Parents, how are you holding up?
I admit, I went into the first full week with rose colored glasses. I had lesson plans, arts & crafts, a schedule. I was ready.
Here’s the truth: I was not ready.
Seemed to be a theme with other parents I talked to, as well. They had great plans to get their kids excited, engaged and keep them learning without leaning on the TV. But apparently every kid decided it was their mission to make us question our ability to handle working from home, raising our kids and playing teacher.
And man was that a wake up call.
Let’s recap the last three days:
Monday, Day 4: The moods my kids woke up in foreshadowed what the day would be like, but I naively overlooked them, hoping to make it a great day for everyone.
Don’t get me wrong, there were great moments, but overall, I’d give the day a 5/10.
The first tantrum was a mere 5 minutes after breakfast. Then my 3-year old (the one who demanded circle time on Saturday) could not have been any less interested. My 2-year old, however, wanted to read book after book and had a meltdown when, after 30 minutes, the baby had had enough.
But you don’t need to know all the details. Here’s the summary: lots of tears, lots of fights, a few great little moments. A challenging day that I didn’t expect to be so challenging.
Tuesday, Day 5: Walked into the day a little more cautious than the day before, but with big plans for the morning. I even set up their little table just for arts & crafts, playdough and anything else they wanted to do. For the most part, they were pretty good and relatively content in their day. My 2-year old asked me throughout the day why it was a school day and we were at home. My rehearsed response wasn’t enough for him, so I expanded it a bit. Instead of saying “we need to stay home so we don’t get sick,” I said, “we need to stay home so we don’t get sick, but it means we get to play with all our toys and read all of our books and maybe we can even pick a movie later!” That worked.
But it also reminded me how nasty kids can get when they watch too much TV in one sitting…
Wednesday, Day 6: They have officially lost interest in circle time. I tried to change it up a bit and encouraged them to bring a show-and-tell item to talk about (i.e. one toy from the playroom). That started out great until they both grabbed a shark toy and it turned into an epic battle of “BITE!!!” as they wrestled with each other and I tried to calmly – but quickly – move the coffee table out of their way. I tried to get their attention again by teaching them some fun party dance songs, like the Electric Slide and the Macarena. All three boys stared at me in disbelief and embarrassment. So, I guess that’s starting already.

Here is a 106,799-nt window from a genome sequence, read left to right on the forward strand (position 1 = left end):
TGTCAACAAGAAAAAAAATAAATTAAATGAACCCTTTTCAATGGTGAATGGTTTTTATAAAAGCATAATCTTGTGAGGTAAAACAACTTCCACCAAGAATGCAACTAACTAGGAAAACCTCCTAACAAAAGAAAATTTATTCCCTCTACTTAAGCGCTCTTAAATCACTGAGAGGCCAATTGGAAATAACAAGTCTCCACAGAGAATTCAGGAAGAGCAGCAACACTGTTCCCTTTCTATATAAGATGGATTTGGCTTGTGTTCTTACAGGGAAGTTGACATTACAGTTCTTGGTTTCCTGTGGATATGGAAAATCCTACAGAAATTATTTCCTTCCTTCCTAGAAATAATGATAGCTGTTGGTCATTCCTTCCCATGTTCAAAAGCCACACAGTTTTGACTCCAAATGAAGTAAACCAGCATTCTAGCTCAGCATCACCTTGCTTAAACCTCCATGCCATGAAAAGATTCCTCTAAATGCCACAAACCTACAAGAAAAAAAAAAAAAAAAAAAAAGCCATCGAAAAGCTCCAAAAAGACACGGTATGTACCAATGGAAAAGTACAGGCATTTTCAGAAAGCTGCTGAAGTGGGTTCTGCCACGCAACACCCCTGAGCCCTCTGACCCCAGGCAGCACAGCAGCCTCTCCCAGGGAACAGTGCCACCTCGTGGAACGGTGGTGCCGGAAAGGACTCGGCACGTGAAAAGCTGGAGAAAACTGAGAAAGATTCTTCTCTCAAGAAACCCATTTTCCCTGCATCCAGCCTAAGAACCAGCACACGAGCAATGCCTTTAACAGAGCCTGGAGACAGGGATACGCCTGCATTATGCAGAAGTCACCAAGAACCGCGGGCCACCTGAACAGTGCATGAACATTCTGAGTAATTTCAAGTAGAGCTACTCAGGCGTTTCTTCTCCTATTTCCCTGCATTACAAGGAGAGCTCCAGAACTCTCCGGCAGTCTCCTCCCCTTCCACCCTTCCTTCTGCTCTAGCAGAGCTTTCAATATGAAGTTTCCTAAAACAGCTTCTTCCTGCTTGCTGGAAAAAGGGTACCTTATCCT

Once I let go of the rigidity of how I defined “circle time,” things got infinitely better. They cleaned up the playroom the first time I asked to move on to the next activity. They played quietly and nicely with each other for almost 90 minutes with kinetic sand. They were thrilled to have a productive outlet that required focus and independence (I had them clean the grout in the kitchen floor; more on that later). And they were thrilled to have the ability to choose their snacks and go get them by themselves.
My Top Lessons
- Take a Drive – If the weather doesn’t allow you to get outside for fresh air, put everyone in the car and go for a ride. Just drive. 10 minutes, 30 minutes, an attempt at getting everyone to close their eyes and recharge for a bit – just go.
- Be flexible – The activities I had planned either didn’t go as expected or were met with hesitation or disinterest. Honestly, this caught me off guard; my kids are normally excited for the various things we work on together or different experiments we try out. They weren’t having any of it. And I felt upset and discouraged and frustrated (level 1 for those who are interested in our Energy Funnel). So I took a breath, reminded myself that it’s ok for them to not be interested in what I put together and found other things to do. In fact, as soon as I stopped trying to force activities in front of them and instead inspired creativity, the big two took off to the playroom where they created an entire storyline to act out and happily played together for nearly an hour while the baby napped. Being flexible comes with being aware of yourself and what’s going on around you – once you’re aware, you can receive and review more information and then use that information to make an intentional decision about what’s the next best move.